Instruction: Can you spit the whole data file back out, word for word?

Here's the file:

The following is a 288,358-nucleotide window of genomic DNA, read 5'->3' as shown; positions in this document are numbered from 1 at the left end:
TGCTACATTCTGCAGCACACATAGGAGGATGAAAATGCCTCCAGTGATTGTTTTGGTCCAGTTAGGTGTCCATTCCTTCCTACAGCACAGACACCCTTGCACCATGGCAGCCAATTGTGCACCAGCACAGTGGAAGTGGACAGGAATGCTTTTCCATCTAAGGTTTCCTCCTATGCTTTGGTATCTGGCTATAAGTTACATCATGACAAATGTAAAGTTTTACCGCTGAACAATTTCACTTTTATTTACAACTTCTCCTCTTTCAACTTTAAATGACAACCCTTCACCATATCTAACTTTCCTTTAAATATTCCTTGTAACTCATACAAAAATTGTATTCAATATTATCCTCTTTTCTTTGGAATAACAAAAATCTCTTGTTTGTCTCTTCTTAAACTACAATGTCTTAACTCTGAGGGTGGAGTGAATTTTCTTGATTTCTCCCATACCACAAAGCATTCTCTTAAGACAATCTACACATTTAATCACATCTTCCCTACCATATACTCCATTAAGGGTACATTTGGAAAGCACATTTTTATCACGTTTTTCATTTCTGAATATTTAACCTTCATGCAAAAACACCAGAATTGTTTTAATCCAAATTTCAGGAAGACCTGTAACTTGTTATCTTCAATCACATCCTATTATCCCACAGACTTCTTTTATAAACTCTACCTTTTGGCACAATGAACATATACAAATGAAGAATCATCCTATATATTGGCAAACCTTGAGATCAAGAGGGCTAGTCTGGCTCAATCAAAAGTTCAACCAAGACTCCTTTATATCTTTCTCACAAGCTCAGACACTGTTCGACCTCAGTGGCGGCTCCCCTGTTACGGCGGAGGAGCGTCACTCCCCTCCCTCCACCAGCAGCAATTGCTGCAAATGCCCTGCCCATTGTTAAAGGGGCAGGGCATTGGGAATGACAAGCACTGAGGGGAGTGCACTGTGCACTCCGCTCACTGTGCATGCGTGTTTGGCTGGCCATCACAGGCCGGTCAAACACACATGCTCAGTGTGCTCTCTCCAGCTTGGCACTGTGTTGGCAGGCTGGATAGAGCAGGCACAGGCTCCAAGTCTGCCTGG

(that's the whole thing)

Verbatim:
The following is a 288,358-nucleotide window of genomic DNA, read 5'->3' as shown; positions in this document are numbered from 1 at the left end:
TGCTACATTCTGCAGCACACATAGGAGGATGAAAATGCCTCCAGTGATTGTTTTGGTCCAGTTAGGTGTCCATTCCTTCCTACAGCACAGACACCCTTGCACCATGGCAGCCAATTGTGCACCAGCACAGTGGAAGTGGACAGGAATGCTTTTCCATCTAAGGTTTCCTCCTATGCTTTGGTATCTGGCTATAAGTTACATCATGACAAATGTAAAGTTTTACCGCTGAACAATTTCACTTTTATTTACAACTTCTCCTCTTTCAACTTTAAATGACAACCCTTCACCATATCTAACTTTCCTTTAAATATTCCTTGTAACTCATACAAAAATTGTATTCAATATTATCCTCTTTTCTTTGGAATAACAAAAATCTCTTGTTTGTCTCTTCTTAAACTACAATGTCTTAACTCTGAGGGTGGAGTGAATTTTCTTGATTTCTCCCATACCACAAAGCATTCTCTTAAGACAATCTACACATTTAATCACATCTTCCCTACCATATACTCCATTAAGGGTACATTTGGAAAGCACATTTTTATCACGTTTTTCATTTCTGAATATTTAACCTTCATGCAAAAACACCAGAATTGTTTTAATCCAAATTTCAGGAAGACCTGTAACTTGTTATCTTCAATCACATCCTATTATCCCACAGACTTCTTTTATAAACTCTACCTTTTGGCACAATGAACATATACAAATGAAGAATCATCCTATATATTGGCAAACCTTGAGATCAAGAGGGCTAGTCTGGCTCAATCAAAAGTTCAACCAAGACTCCTTTATATCTTTCTCACAAGCTCAGACACTGTTCGACCTCAGTGGCGGCTCCCCTGTTACGGCGGAGGAGCGTCACTCCCCTCCCTCCACCAGCAGCAATTGCTGCAAATGCCCTGCCCATTGTTAAAGGGGCAGGGCATTGGGAATGACAAGCACTGAGGGGAGTGCACTGTGCACTCCGCTCACTGTGCATGCGTGTTTGGCTGGCCATCACAGGCCGGTCAAACACACATGCTCAGTGTGCTCTCTCCAGCTTGGCACTGTGTTGGCAGGCTGGATAGAGCAGGCACAGGCTCCAAGTCTGCCTGG